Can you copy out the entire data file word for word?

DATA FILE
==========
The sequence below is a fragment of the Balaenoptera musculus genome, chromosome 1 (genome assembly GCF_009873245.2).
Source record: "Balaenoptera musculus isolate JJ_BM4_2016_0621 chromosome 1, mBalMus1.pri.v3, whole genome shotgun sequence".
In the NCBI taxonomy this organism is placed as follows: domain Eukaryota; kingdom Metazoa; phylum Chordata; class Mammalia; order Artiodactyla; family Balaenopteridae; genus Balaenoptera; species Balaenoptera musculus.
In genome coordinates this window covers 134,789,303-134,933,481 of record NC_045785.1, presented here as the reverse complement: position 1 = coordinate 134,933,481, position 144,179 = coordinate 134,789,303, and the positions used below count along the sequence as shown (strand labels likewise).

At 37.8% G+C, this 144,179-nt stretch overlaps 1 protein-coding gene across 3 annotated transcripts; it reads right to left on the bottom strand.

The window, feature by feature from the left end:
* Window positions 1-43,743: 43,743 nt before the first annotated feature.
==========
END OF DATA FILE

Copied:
The sequence below is a fragment of the Balaenoptera musculus genome, chromosome 1 (genome assembly GCF_009873245.2).
Source record: "Balaenoptera musculus isolate JJ_BM4_2016_0621 chromosome 1, mBalMus1.pri.v3, whole genome shotgun sequence".
In the NCBI taxonomy this organism is placed as follows: domain Eukaryota; kingdom Metazoa; phylum Chordata; class Mammalia; order Artiodactyla; family Balaenopteridae; genus Balaenoptera; species Balaenoptera musculus.
In genome coordinates this window covers 134,789,303-134,933,481 of record NC_045785.1, presented here as the reverse complement: position 1 = coordinate 134,933,481, position 144,179 = coordinate 134,789,303, and the positions used below count along the sequence as shown (strand labels likewise).

At 37.8% G+C, this 144,179-nt stretch overlaps 1 protein-coding gene across 3 annotated transcripts; it reads right to left on the bottom strand.

The window, feature by feature from the left end:
* Window positions 1-43,743: 43,743 nt before the first annotated feature.